The more America's job market improves
, the tougher it is for Republicans to explain what's happening. According to GOP talking points, tax hikes, regulations, and "Obamacare" are dragging down the economy, making it impossible for employers to create jobs.
And yet, the unemployment rate is at a six-year low, we're on track for the best year for jobs since the Clinton era, and we just broke the record for the most consecutive months of private-sector job gains. For the right, this just shouldn't be possible.
So how do Republicans reconcile the reality and their rhetoric? At least at Fox News, the answer is to ignore the inconvenient truths. Dylan Byers noted
We won't do the screen shots this time, but per usual FoxNews.com is the one major news site downplaying Thursday's positive employment report. CNN, MSNBC, The New York Times, The Wall Street Journal and The Washington Post are all leading their sites with the news (in large fonts, no less). Fox News has it buried in fine print on a sidebar. It's hard to argue that such a decision is a matter of unbiased editorial judgment.
Given recent history
-- good news is ignored, bad news is trumpeted -- it's probably safe to assume the right's not-so-subtle approach is intended to keep the bubble intact for conservative audiences.
But even funnier was House Speaker John Boehner's (R-Ohio) unintentionally hilarious statement in response to the new jobs report.
The headline clearly says
the press released relates to the "June 2014 Unemployment Report," but remarkably, the Speaker of the House managed to issue a statement that ignores the June 2014 Unemployment Report.
"The House has passed dozens of jobs bills that would mean more paychecks and more opportunities for middle-class families. But in order for us to make real progress, the president must do more than criticize. From trade to workplace flexibility, there's no shortage of common ground where he can push his party's leaders in the Senate to work with us. Until he provides that leadership, he is simply part of the problem. For our part, we will continue to listen to and address the concerns of Americans who are still asking 'where are the jobs?'"
Look, it's the day before a major national holiday. It's quite possible that Boehner never even saw the job numbers and this statement was written days ago and released to the media by some poor intern stuck in a largely empty office.
But given the importance of jobs to the American public, is it really too much to ask that Boehner put a little effort into this? Let's unpack the response to jobs data that managed to ignore jobs data:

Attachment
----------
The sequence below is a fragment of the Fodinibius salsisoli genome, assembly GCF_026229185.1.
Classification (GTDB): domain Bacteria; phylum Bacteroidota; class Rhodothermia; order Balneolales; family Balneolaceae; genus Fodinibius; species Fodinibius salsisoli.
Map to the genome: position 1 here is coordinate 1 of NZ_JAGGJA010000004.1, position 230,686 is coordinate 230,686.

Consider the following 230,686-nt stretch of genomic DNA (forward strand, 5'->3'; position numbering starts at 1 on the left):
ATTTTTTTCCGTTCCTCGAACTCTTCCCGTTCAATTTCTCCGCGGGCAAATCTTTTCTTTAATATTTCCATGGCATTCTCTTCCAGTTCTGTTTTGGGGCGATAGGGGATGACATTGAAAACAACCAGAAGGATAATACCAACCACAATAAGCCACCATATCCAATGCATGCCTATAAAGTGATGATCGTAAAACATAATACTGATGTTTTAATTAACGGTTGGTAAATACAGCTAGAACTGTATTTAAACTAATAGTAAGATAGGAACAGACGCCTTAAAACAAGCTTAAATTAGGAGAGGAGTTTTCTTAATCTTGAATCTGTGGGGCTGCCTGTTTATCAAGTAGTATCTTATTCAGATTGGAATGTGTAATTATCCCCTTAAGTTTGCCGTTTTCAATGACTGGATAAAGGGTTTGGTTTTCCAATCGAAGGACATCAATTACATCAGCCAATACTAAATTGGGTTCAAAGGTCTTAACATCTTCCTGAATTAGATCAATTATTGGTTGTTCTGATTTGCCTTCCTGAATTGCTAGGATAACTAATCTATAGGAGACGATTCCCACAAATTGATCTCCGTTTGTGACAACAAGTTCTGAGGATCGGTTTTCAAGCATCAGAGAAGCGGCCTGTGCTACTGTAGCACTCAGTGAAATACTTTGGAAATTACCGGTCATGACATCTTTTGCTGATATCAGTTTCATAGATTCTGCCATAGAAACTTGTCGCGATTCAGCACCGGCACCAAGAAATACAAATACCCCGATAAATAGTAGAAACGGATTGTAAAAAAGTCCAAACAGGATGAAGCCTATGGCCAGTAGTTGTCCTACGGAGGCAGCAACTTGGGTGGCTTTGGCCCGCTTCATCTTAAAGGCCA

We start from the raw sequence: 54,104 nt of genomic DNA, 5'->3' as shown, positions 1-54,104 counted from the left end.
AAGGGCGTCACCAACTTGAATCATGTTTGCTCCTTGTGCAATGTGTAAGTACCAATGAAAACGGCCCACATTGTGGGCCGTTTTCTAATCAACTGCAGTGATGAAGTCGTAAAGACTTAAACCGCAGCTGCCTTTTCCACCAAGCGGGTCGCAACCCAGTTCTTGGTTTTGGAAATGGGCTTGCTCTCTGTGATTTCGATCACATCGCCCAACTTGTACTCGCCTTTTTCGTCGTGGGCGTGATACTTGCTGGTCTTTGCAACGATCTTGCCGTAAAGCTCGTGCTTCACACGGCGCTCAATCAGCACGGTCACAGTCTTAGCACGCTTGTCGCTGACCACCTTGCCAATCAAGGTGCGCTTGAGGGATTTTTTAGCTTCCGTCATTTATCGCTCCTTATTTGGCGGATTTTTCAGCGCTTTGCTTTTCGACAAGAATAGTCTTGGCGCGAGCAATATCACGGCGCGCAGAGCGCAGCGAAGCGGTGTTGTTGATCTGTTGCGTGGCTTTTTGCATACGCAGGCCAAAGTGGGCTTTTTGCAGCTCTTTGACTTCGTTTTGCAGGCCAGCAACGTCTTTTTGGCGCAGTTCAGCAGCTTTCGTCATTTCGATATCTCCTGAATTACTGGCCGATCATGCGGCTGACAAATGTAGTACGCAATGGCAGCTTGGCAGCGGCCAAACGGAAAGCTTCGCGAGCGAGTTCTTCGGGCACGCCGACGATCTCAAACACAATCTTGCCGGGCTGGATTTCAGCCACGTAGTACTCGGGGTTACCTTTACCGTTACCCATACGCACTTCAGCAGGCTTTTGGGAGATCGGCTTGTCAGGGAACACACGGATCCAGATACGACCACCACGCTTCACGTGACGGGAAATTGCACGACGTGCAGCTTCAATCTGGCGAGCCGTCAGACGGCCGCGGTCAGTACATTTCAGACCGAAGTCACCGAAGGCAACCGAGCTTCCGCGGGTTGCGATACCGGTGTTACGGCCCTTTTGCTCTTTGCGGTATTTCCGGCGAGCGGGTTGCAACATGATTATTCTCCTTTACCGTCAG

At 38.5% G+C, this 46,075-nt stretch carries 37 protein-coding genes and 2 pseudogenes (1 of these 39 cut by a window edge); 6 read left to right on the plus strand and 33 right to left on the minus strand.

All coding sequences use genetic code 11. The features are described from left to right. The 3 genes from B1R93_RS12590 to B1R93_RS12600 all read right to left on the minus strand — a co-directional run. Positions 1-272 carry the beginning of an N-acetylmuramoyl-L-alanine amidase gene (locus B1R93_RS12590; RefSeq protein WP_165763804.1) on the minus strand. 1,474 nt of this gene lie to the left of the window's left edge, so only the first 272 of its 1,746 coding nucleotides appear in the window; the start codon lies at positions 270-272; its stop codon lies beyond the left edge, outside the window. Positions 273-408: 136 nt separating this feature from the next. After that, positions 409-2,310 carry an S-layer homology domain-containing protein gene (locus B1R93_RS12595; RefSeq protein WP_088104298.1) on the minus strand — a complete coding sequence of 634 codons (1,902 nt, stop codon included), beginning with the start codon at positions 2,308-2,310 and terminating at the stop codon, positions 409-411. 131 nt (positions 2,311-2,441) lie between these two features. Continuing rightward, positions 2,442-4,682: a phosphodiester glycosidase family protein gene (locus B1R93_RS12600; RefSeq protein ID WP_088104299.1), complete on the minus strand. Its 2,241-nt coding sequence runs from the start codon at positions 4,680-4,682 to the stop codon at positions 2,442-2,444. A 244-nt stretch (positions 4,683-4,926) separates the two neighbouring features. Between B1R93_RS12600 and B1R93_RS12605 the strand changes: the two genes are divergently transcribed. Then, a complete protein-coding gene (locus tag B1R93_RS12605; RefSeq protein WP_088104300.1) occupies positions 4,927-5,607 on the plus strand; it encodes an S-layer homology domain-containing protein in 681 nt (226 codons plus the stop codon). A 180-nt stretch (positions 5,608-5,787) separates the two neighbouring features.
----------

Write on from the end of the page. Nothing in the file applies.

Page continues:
* "The House has passed dozens of jobs bills." Actually, it hasn't. If you look at Boehner's list
of "jobs bills," it's primarily a bunch of bills written for and by the oil industry, encouraging drilling everywhere. Here's the challenge for the Speaker's office: put together a jobs bill, subject it to independent scrutiny, find out how many jobs it would create, and get back to us. We've been waiting for three years. It hasn't happened.
* "[T]he president must do more than criticize." Well, he has. Obama has sent real, independently scored bills that would create jobs. The House Republican majority has so far failed to even vote on them.
* "Until he provides that leadership, he is simply part of the problem." Boehner is practically allergic to leadership, unable to convince his own far-right caucus to listen to him on most issues, making this a curious line of attack. Regardless, the president, unlike the hapless Speaker, has lowered unemployment and has presented real plans to expand on this progress. Can Boehner say the same?
* "For our part, we will continue to listen." To whom? I can think of a whole lot of measures that Americans have urged Congress to pass, which Boehner has ignored entirely. Who exactly does the Speaker think he's listening to?
* "[A]ddress the concerns of Americans who are still asking 'where are the jobs?'" They're right here. If the Speaker's office looked at the jobs report before commenting on the jobs report, this would have been obvious.